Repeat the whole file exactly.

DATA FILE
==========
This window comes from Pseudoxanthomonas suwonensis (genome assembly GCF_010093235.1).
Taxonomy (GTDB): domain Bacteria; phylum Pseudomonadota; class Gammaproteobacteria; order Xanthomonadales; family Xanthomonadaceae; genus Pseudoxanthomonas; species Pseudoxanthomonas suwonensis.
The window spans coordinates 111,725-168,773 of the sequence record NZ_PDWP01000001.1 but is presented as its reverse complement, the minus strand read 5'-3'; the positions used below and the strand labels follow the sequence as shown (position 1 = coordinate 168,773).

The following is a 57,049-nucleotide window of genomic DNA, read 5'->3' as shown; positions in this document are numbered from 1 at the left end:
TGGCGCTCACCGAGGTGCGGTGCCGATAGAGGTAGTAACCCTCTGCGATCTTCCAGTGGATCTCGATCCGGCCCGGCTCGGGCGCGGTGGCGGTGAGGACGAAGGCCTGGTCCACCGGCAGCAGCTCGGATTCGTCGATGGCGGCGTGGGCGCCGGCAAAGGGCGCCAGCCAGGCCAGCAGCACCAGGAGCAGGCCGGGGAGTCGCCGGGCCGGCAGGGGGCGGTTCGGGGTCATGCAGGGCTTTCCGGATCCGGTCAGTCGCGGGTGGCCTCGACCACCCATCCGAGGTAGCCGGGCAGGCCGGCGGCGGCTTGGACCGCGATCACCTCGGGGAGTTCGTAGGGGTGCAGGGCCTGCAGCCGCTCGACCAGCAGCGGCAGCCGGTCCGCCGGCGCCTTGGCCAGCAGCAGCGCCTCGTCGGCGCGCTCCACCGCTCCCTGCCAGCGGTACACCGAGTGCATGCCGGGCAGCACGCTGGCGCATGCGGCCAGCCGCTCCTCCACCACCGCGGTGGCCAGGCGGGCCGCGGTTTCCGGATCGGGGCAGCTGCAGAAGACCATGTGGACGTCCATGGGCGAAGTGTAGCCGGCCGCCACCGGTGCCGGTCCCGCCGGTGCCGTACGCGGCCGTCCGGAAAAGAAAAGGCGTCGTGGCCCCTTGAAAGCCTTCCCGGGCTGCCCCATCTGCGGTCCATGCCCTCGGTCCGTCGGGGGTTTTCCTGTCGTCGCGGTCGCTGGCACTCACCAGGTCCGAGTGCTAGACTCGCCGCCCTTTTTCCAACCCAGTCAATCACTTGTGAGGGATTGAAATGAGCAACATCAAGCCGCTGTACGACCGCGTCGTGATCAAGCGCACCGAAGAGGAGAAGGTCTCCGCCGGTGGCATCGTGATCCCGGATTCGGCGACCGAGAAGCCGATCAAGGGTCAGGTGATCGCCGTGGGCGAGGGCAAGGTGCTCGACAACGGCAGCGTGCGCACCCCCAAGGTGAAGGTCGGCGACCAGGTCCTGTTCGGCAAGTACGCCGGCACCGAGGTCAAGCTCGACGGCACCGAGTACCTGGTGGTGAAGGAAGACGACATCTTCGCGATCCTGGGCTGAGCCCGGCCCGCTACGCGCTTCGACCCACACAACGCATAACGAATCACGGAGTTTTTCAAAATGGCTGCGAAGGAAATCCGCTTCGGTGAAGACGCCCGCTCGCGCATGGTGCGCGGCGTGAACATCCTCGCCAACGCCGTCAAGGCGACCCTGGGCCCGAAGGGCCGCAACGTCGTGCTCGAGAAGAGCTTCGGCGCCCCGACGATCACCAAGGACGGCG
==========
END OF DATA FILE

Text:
This window comes from Pseudoxanthomonas suwonensis (genome assembly GCF_010093235.1).
Taxonomy (GTDB): domain Bacteria; phylum Pseudomonadota; class Gammaproteobacteria; order Xanthomonadales; family Xanthomonadaceae; genus Pseudoxanthomonas; species Pseudoxanthomonas suwonensis.
The window spans coordinates 111,725-168,773 of the sequence record NZ_PDWP01000001.1 but is presented as its reverse complement, the minus strand read 5'-3'; the positions used below and the strand labels follow the sequence as shown (position 1 = coordinate 168,773).

The following is a 57,049-nucleotide window of genomic DNA, read 5'->3' as shown; positions in this document are numbered from 1 at the left end:
TGGCGCTCACCGAGGTGCGGTGCCGATAGAGGTAGTAACCCTCTGCGATCTTCCAGTGGATCTCGATCCGGCCCGGCTCGGGCGCGGTGGCGGTGAGGACGAAGGCCTGGTCCACCGGCAGCAGCTCGGATTCGTCGATGGCGGCGTGGGCGCCGGCAAAGGGCGCCAGCCAGGCCAGCAGCACCAGGAGCAGGCCGGGGAGTCGCCGGGCCGGCAGGGGGCGGTTCGGGGTCATGCAGGGCTTTCCGGATCCGGTCAGTCGCGGGTGGCCTCGACCACCCATCCGAGGTAGCCGGGCAGGCCGGCGGCGGCTTGGACCGCGATCACCTCGGGGAGTTCGTAGGGGTGCAGGGCCTGCAGCCGCTCGACCAGCAGCGGCAGCCGGTCCGCCGGCGCCTTGGCCAGCAGCAGCGCCTCGTCGGCGCGCTCCACCGCTCCCTGCCAGCGGTACACCGAGTGCATGCCGGGCAGCACGCTGGCGCATGCGGCCAGCCGCTCCTCCACCACCGCGGTGGCCAGGCGGGCCGCGGTTTCCGGATCGGGGCAGCTGCAGAAGACCATGTGGACGTCCATGGGCGAAGTGTAGCCGGCCGCCACCGGTGCCGGTCCCGCCGGTGCCGTACGCGGCCGTCCGGAAAAGAAAAGGCGTCGTGGCCCCTTGAAAGCCTTCCCGGGCTGCCCCATCTGCGGTCCATGCCCTCGGTCCGTCGGGGGTTTTCCTGTCGTCGCGGTCGCTGGCACTCACCAGGTCCGAGTGCTAGACTCGCCGCCCTTTTTCCAACCCAGTCAATCACTTGTGAGGGATTGAAATGAGCAACATCAAGCCGCTGTACGACCGCGTCGTGATCAAGCGCACCGAAGAGGAGAAGGTCTCCGCCGGTGGCATCGTGATCCCGGATTCGGCGACCGAGAAGCCGATCAAGGGTCAGGTGATCGCCGTGGGCGAGGGCAAGGTGCTCGACAACGGCAGCGTGCGCACCCCCAAGGTGAAGGTCGGCGACCAGGTCCTGTTCGGCAAGTACGCCGGCACCGAGGTCAAGCTCGACGGCACCGAGTACCTGGTGGTGAAGGAAGACGACATCTTCGCGATCCTGGGCTGAGCCCGGCCCGCTACGCGCTTCGACCCACACAACGCATAACGAATCACGGAGTTTTTCAAAATGGCTGCGAAGGAAATCCGCTTCGGTGAAGACGCCCGCTCGCGCATGGTGCGCGGCGTGAACATCCTCGCCAACGCCGTCAAGGCGACCCTGGGCCCGAAGGGCCGCAACGTCGTGCTCGAGAAGAGCTTCGGCGCCCCGACGATCACCAAGGACGGCG